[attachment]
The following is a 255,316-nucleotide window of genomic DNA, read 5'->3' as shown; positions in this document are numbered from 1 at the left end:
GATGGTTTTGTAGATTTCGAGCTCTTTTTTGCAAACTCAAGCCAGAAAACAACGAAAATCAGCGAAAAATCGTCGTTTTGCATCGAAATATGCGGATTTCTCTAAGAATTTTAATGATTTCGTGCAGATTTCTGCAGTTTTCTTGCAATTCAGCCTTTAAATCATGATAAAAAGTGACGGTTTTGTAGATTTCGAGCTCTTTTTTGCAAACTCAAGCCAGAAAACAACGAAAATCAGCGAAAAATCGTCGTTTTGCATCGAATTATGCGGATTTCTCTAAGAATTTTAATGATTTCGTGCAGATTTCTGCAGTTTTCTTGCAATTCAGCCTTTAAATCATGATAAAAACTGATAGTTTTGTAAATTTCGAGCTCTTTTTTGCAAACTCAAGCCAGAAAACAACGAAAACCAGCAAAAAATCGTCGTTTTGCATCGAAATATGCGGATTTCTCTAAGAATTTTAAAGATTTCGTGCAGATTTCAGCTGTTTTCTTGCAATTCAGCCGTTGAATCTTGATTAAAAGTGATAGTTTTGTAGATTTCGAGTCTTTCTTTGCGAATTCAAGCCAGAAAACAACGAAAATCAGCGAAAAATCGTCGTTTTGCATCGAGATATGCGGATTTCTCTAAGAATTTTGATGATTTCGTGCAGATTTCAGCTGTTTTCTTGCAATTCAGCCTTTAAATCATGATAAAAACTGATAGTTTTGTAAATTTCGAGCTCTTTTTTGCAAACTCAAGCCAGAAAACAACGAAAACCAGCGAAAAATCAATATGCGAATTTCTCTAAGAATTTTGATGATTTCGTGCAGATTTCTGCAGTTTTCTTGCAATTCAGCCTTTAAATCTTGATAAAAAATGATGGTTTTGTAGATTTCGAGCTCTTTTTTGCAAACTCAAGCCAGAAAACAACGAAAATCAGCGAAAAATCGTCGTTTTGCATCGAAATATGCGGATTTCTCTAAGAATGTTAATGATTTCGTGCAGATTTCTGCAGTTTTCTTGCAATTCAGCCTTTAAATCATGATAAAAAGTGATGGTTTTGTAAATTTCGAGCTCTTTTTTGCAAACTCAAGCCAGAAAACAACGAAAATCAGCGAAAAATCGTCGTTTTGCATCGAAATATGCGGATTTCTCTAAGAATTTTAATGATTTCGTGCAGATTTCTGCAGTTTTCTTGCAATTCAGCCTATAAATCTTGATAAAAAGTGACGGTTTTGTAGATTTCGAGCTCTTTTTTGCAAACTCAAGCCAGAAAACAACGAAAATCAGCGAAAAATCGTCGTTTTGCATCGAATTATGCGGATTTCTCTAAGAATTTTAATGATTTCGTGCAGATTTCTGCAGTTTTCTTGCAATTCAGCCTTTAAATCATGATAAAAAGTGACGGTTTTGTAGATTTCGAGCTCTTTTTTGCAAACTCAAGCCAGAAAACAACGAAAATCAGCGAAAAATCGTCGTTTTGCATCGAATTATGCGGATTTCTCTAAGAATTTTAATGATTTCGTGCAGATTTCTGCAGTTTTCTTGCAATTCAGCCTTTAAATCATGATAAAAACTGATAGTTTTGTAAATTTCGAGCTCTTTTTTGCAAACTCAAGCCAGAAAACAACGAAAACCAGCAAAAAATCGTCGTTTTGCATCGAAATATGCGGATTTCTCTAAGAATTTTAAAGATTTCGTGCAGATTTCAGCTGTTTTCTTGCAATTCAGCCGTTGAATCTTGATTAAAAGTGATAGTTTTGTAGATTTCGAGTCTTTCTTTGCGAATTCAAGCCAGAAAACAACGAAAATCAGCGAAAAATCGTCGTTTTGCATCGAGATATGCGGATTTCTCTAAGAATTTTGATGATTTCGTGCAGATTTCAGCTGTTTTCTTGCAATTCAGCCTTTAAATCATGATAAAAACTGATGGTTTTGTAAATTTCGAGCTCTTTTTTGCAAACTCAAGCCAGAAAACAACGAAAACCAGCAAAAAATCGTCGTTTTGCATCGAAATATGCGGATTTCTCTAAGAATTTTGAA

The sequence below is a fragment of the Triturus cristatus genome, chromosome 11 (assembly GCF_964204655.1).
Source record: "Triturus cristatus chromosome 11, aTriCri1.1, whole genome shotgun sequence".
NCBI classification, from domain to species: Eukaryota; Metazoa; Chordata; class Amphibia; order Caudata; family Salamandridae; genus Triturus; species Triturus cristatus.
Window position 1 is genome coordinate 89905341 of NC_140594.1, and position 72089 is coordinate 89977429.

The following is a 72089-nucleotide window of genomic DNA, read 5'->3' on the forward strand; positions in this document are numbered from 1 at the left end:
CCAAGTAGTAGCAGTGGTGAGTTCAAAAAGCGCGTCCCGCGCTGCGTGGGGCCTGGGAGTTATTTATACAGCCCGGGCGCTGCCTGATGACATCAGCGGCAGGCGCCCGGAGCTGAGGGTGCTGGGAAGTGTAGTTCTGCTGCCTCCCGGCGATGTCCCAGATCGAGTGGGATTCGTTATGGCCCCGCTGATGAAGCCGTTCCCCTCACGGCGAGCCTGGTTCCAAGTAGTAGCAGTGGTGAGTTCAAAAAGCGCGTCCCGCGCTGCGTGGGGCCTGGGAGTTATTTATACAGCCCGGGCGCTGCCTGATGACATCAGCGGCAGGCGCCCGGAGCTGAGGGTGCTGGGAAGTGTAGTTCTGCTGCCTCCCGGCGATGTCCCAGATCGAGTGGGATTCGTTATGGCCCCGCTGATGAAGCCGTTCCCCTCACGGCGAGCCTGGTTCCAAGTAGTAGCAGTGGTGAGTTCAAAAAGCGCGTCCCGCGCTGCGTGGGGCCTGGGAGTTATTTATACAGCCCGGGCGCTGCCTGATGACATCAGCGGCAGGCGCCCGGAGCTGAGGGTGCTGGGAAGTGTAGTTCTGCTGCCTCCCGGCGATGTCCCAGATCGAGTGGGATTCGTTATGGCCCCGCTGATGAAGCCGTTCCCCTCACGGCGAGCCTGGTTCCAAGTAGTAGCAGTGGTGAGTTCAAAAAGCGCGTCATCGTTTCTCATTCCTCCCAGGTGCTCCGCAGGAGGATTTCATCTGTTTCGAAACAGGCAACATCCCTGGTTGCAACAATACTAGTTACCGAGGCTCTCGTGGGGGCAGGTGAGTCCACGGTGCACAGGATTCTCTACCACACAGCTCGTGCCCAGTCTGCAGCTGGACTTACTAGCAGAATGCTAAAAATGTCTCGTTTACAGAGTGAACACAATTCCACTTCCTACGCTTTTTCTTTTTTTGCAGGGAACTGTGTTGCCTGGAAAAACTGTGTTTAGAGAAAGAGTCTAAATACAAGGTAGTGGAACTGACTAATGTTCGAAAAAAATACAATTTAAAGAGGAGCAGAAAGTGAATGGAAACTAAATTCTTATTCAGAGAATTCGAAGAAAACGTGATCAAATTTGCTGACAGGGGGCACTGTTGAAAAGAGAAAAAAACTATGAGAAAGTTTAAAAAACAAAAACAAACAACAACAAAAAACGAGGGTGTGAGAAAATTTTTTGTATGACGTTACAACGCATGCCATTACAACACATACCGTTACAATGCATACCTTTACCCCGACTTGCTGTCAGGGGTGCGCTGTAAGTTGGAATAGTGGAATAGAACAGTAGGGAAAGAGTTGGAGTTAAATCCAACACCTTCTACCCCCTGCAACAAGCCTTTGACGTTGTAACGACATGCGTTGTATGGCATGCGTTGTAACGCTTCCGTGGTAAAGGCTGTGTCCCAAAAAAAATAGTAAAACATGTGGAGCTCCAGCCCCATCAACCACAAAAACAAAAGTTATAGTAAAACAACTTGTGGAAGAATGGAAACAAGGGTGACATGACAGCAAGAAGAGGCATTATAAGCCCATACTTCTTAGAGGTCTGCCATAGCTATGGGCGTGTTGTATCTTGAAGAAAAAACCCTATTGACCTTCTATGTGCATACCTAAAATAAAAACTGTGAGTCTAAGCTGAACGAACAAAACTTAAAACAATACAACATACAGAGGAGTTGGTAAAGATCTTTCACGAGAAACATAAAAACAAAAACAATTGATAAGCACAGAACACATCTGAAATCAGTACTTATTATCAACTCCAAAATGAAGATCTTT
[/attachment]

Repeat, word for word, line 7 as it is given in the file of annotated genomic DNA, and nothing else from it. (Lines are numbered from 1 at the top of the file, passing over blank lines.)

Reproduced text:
The following is a 72089-nucleotide window of genomic DNA, read 5'->3' on the forward strand; positions in this document are numbered from 1 at the left end: